- Nigeria has asked Goldman Sachs & Stanbic IBTC Bank to advise it on the sale of a debut “diaspora bond” targeted at Nigerians living abroad. – via @kenyanwalstreet
Corporate NSE Bonds:
- Centum announced a Kshs 2 billion one year 14.5% note for the Two Rivers Development.
- Cytonn is seeking advisors for their medium-term notes to raise Kshs 5 billion from the public towards the financing of Cytonn real estate’s (CRE) projects including Taraji Heights in Ruaka and The Ridge in Ridgeways.
- On Monday EABL listed the Kshs 6 billion (~$58 million) of bonds at the Nairobi Securities Exchange (NSE) as the second and final tranche of its Kshs 11 billion shilling medium-term note program that was launched in 2015. The tranche attracted bids worth Kshs 8.4 billion, representing a 41% over-subscription. The bonds maturing in March 2022 will pay an annual fixed interest of at least 14.17% and the raised funds will go towards optimising operations and restructuring the brewer’s balance sheet. “This is the first corporate bond to be listed on the bourse this year, and we are confident that its success, a subscription rate of 140.9% will open the doors for more listings in the course of this year,” said Nairobi Securities Exchange CEO Mr. Geoffrey Odundo. Citi upgraded EABL as a buy, due to its low price – seeing value even as the beer market was flat. The first half of FY17 (ended December 2016) showed decent volume growth for EABL (+5% YOY) but weak sales growth (-6%) as beer demand continued to shift from mainstream to value. EABL is doing well in spirits but struggling in beer, and Tanzania continues to present a challenge. – Citi report.
- A South African credit-only micro-finance institution Real People Investment Holdings which issued a multi-billion bond in Kenya late 2015, has received a negative rating. Global Credit Ratings (GCR) said it had downgraded the primary and special servicer quality ratings assigned, with the outlook accorded as negative.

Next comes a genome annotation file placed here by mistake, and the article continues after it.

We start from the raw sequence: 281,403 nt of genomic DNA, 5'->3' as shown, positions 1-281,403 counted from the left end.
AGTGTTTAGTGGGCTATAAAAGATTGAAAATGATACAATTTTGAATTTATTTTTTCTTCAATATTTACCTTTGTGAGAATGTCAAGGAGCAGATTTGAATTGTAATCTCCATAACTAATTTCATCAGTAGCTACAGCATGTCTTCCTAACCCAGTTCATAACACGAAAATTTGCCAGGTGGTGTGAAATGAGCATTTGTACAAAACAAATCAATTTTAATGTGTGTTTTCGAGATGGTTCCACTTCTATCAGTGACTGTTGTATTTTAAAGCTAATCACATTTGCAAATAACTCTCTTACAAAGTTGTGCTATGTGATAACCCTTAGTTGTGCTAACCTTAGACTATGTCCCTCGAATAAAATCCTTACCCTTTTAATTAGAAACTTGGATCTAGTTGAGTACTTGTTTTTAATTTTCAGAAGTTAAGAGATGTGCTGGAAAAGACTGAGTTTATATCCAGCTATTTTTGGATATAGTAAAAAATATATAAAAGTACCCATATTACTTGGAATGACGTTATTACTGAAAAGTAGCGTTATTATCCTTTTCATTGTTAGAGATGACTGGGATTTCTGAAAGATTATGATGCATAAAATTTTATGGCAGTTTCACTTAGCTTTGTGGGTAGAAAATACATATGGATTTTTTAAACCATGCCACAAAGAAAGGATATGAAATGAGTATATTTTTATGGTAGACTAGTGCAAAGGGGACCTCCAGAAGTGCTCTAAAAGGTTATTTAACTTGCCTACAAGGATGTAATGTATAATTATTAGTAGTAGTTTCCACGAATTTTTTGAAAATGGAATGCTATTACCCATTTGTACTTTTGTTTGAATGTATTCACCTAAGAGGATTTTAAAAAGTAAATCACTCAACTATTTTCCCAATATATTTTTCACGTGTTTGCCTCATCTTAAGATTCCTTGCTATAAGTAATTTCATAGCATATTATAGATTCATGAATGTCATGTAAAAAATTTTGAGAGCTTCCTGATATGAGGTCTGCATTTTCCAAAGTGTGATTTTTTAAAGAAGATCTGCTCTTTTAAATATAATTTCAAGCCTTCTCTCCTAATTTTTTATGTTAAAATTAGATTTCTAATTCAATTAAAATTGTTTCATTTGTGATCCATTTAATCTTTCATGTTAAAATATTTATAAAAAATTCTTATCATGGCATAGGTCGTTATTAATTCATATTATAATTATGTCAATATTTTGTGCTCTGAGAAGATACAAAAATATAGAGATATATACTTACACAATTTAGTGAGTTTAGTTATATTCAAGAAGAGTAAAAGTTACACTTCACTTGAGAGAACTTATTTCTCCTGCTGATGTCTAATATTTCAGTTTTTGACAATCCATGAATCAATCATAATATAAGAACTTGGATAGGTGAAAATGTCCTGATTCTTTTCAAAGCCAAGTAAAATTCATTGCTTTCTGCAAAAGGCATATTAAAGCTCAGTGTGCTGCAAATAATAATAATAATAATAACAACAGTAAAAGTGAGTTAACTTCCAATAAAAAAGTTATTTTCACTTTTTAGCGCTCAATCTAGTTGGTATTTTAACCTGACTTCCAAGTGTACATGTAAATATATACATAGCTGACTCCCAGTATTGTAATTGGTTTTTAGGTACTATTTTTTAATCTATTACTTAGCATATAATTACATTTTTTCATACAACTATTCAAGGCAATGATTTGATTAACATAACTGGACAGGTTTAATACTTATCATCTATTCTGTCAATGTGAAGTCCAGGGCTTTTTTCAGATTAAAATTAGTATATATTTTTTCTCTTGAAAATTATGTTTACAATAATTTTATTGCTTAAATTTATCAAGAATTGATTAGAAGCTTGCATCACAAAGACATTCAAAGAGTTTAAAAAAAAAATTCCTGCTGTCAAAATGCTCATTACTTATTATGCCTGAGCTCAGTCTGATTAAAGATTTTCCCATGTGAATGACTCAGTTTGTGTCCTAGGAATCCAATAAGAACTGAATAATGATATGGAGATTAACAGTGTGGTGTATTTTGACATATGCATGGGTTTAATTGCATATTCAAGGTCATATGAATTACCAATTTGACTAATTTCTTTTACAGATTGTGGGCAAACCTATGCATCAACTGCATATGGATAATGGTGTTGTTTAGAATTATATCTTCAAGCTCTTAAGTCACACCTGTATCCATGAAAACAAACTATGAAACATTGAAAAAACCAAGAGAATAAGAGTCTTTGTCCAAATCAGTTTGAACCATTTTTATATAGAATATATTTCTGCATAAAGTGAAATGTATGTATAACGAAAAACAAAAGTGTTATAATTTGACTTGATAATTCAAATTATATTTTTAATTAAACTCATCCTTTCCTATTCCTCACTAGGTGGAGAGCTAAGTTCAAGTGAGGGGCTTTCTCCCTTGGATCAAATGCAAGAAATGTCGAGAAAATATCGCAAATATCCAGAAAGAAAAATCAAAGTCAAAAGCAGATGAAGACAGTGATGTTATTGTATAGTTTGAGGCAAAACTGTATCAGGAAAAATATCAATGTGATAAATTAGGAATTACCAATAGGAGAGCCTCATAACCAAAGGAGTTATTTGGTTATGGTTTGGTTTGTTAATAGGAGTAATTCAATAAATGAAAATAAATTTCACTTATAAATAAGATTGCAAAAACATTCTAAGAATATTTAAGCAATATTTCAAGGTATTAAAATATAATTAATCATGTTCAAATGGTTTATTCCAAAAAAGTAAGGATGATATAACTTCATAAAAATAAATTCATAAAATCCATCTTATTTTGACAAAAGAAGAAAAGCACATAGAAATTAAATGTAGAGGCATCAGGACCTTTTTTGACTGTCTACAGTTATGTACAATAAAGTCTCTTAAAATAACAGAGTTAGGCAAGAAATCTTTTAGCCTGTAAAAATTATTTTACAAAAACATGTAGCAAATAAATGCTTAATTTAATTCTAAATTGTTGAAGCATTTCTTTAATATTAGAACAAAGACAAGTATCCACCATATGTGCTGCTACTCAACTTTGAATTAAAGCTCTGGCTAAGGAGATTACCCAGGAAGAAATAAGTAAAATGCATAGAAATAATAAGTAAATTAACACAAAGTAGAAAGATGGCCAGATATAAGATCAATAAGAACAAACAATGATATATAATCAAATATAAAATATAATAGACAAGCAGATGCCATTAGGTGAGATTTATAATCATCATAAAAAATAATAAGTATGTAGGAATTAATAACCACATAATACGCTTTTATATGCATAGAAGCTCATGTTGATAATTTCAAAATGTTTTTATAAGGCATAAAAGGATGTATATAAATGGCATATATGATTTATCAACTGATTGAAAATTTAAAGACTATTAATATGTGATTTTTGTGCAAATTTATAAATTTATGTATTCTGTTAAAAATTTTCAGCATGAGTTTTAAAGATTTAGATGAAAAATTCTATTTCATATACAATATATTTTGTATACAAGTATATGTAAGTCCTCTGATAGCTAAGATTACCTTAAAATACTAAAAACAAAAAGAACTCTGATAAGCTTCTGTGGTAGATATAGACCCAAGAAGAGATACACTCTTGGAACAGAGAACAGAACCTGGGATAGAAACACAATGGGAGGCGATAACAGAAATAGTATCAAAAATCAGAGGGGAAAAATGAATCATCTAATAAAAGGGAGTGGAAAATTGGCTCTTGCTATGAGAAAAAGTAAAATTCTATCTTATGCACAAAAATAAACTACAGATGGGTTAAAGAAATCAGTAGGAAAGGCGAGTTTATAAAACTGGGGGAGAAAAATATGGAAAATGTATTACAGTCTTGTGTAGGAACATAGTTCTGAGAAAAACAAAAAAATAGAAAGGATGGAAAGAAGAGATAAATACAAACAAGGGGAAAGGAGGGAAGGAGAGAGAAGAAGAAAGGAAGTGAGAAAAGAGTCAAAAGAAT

- Transcentury bondholders lost 50% in a restructuring buyout deal.
- The African Development Bank had led the establishment of an African Domestic Bond Index and a $200 million African Domestic Bond Fund to deepen liquidity in local bond markets. It has also issued local currency bonds in 11 countries, including Kenya, South Africa, Egypt, Ghana, Nigeria, Botswana, and Uganda. leading the African Union in mobilizing domestic resources required to execute the Bank’s five developmental priorities dubbed the ‘High 5s’. – Light up and power Africa, Feed Africa, Industrialize Africa, Integrate Africa and Improve the quality of life for the people of Africa.
- The Africa Finance Corporation issued a US$500 million 7 year Eurobond. The senior, unsecured Eurobond which carries a coupon of 3.875% was priced to yield 4.000% and matures in April 2024. It attracted orders of US$2.4 billion, representing about 5 times over-subscription from 231 investors. The bond will be listed on the Irish Stock Exchange. The Eurobond was distributed to investors in Europe (29%), United States (25%), United Kingdom (24%), Asia (18%) and the Middle East (4%). Citi, J.P. Morgan, MUFG and Standard Chartered Bank acted as Joint Lead Managers and Bookrunners for the U.S. dollar-denominated issue.
- FSD Africa (Financial Sector Deepening Africa) and KfW Development Bank will invest £15.3 million (~$19.8 million or Kshs 2 billion) in the African Local Currency Bond Fund enabling it to step up its engagement with developmentally important industry sectors such as green energy and housing and take on investments in fragile and conflict-affected states. ALCBF is managed by Lion’s Head Global Partners (LHGP) Asset Management LLP.
- Bonds, Loans & Sukuk Africa “the continent’s only Pan-African debt event” takes place on 13th & 14th March 2018, at the Cape Town International Convention Centre.
A few days ago saw the launch of green bonds in Kenya with the signing of a memorandum of understanding between the Kenya Bankers Association, Nairobi Securities Exchange (NSE) and Financial Sector Deepening Africa (
not FSD Kenya). Through this, they hope to deliver lower cost funds through capital markets to finance green projects. China is actually the leader in this along with India, but Kenya, as part of a climate bonds initiative, will be the flagship for green bonds in Africa.